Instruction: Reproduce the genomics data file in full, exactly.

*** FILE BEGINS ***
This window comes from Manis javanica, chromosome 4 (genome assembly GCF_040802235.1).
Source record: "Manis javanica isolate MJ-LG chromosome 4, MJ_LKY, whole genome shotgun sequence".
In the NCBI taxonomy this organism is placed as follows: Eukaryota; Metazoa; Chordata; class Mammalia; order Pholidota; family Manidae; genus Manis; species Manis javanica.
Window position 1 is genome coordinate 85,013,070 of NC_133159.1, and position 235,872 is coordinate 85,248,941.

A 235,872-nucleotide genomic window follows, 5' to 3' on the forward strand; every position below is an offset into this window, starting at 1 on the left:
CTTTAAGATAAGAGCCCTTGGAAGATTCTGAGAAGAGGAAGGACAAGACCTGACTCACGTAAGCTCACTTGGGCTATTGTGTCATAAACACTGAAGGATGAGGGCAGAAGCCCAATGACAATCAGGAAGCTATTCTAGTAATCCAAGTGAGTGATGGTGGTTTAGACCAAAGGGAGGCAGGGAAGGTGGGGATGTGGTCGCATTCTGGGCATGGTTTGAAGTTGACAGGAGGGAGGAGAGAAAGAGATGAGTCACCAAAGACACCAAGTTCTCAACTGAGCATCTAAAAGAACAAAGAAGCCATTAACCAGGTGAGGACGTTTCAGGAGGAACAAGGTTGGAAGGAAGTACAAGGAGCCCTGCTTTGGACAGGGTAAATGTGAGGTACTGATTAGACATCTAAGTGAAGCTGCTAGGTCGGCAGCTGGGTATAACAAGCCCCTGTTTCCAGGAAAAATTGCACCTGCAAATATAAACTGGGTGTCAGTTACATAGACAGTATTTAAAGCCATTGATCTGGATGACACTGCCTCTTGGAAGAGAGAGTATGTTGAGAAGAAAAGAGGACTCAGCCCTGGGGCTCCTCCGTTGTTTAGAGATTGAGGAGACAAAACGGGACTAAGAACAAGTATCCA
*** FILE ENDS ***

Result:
This window comes from Manis javanica, chromosome 4 (genome assembly GCF_040802235.1).
Source record: "Manis javanica isolate MJ-LG chromosome 4, MJ_LKY, whole genome shotgun sequence".
In the NCBI taxonomy this organism is placed as follows: Eukaryota; Metazoa; Chordata; class Mammalia; order Pholidota; family Manidae; genus Manis; species Manis javanica.
Window position 1 is genome coordinate 85,013,070 of NC_133159.1, and position 235,872 is coordinate 85,248,941.

A 235,872-nucleotide genomic window follows, 5' to 3' on the forward strand; every position below is an offset into this window, starting at 1 on the left:
CTTTAAGATAAGAGCCCTTGGAAGATTCTGAGAAGAGGAAGGACAAGACCTGACTCACGTAAGCTCACTTGGGCTATTGTGTCATAAACACTGAAGGATGAGGGCAGAAGCCCAATGACAATCAGGAAGCTATTCTAGTAATCCAAGTGAGTGATGGTGGTTTAGACCAAAGGGAGGCAGGGAAGGTGGGGATGTGGTCGCATTCTGGGCATGGTTTGAAGTTGACAGGAGGGAGGAGAGAAAGAGATGAGTCACCAAAGACACCAAGTTCTCAACTGAGCATCTAAAAGAACAAAGAAGCCATTAACCAGGTGAGGACGTTTCAGGAGGAACAAGGTTGGAAGGAAGTACAAGGAGCCCTGCTTTGGACAGGGTAAATGTGAGGTACTGATTAGACATCTAAGTGAAGCTGCTAGGTCGGCAGCTGGGTATAACAAGCCCCTGTTTCCAGGAAAAATTGCACCTGCAAATATAAACTGGGTGTCAGTTACATAGACAGTATTTAAAGCCATTGATCTGGATGACACTGCCTCTTGGAAGAGAGAGTATGTTGAGAAGAAAAGAGGACTCAGCCCTGGGGCTCCTCCGTTGTTTAGAGATTGAGGAGACAAAACGGGACTAAGAACAAGTATCCA